Chinese police published Thursday a video purporting to show a former employee of the British consulate in Hong Kong confessing to soliciting prostitutes, after Britain backed his allegation that he was tortured over pro-democracy protests.
The case has added to tensions between Beijing and London over the demonstrations that have roiled the former British colony for months.
Simon Cheng, a Hong Kong citizen, said on Wednesday he was shackled to a steel "tiger chair", hung spread-eagled on a "steep X-Cross" and beaten by secret police while he was detained in the southern mainland city of Shenzhen for 15 days in August.
Cheng said in a statement on Facebook that police had accused him of being a British spy and questioned him about London's role in protests that have wracked the semi-autonomous city for months.
Cheng said he felt he had no choice but to make a filmed confession to "soliciting prostitution", a charge that he said was offered by police as an alternative to "indefinite criminal detention", and that he had not been allowed to contact his family.
He added in the statement that he had "got a massage for relaxation after work hours".
Shenzhen police on Thursday posted a video on the Twitter-like Weibo platform purporting to show Cheng entering and leaving a room in a "clubhouse" multiple times.
AFP could not immediately verify the video, which also contained separate footage in which Cheng is asked why he does not want police to tell his family about his detention.
Cheng says this is because it is a "shameful incident", adding that he feels "too ashamed to meet my girlfriend and my family".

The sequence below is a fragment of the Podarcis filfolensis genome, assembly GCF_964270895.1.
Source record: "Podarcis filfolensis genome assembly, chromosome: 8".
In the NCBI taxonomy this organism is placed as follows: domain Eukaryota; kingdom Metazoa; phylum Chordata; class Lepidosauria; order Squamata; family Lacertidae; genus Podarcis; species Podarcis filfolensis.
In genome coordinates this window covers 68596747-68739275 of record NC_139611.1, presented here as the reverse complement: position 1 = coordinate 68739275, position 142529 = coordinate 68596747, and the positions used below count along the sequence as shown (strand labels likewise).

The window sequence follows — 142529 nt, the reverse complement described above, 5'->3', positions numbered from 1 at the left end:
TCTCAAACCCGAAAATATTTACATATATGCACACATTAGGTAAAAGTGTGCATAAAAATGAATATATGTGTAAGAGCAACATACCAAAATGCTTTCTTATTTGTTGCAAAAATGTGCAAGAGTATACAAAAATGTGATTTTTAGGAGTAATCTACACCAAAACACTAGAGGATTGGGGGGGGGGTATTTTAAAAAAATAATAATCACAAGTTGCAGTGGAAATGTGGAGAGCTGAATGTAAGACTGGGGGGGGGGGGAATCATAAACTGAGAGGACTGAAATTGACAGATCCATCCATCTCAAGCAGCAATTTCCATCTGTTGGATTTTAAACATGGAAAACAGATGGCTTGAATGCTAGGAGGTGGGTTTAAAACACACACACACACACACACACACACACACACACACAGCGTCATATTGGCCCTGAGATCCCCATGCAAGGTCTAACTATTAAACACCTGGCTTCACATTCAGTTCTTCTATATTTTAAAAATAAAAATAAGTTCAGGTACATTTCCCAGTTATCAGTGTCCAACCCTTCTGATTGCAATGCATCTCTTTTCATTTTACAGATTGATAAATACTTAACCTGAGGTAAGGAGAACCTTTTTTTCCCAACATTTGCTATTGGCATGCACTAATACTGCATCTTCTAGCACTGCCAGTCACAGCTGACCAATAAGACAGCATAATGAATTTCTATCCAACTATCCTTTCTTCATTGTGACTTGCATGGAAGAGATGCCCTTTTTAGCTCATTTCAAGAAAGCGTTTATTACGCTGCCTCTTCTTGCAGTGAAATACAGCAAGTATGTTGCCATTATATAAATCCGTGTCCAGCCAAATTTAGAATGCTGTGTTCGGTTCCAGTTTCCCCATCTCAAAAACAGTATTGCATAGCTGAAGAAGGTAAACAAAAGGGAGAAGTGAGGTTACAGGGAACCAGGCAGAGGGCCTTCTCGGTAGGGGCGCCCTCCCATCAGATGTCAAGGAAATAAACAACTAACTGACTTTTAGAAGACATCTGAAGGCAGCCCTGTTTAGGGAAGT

"I am determined to mend my ways and I will never make the same mistake again," he says.
He is not heard speaking about prostitutes.
- 'Amounts to torture' -
The video, initially published on Weibo and Twitter by the state-run People's Daily, was accompanied by a description that said Cheng had confessed to hiring sex workers three times in half a month.
Chinese criminal suspects often appear in videotaped "confessions" that rights groups say sometimes bear the hallmarks of official arm-twisting.
Chinese foreign ministry spokesman Geng Shuang on Wednesday said that Shenzhen police had "guaranteed" Cheng's "legitimate rights and interests in accordance with the law".
Cheng was placed in administrative detention after visiting the southern Chinese city of Shenzhen in August.
He said in his statement that police hand given him a "script" with questions and answers "totally designed by them in advance" for a filmed confession.
British Foreign Secretary Dominic Raab said Wednesday that Cheng's allegations are credible and that the treatment "amounts to torture".
Raab told BBC radio that he summoned the Chinese ambassador to denounce the "disgraceful" and "outrageous behaviour from the authorities in China" which violate international law.
Amnesty International also said Cheng's testimony was credible because his allegations were "in line with the endemic torture and other ill-treatment in detention we have repeatedly documented in mainland China".
Cheng, who has said he was asked to resign from the consulate, could not be immediately reached for comment about the video. In his Facebook post, he said he would not be making further statements.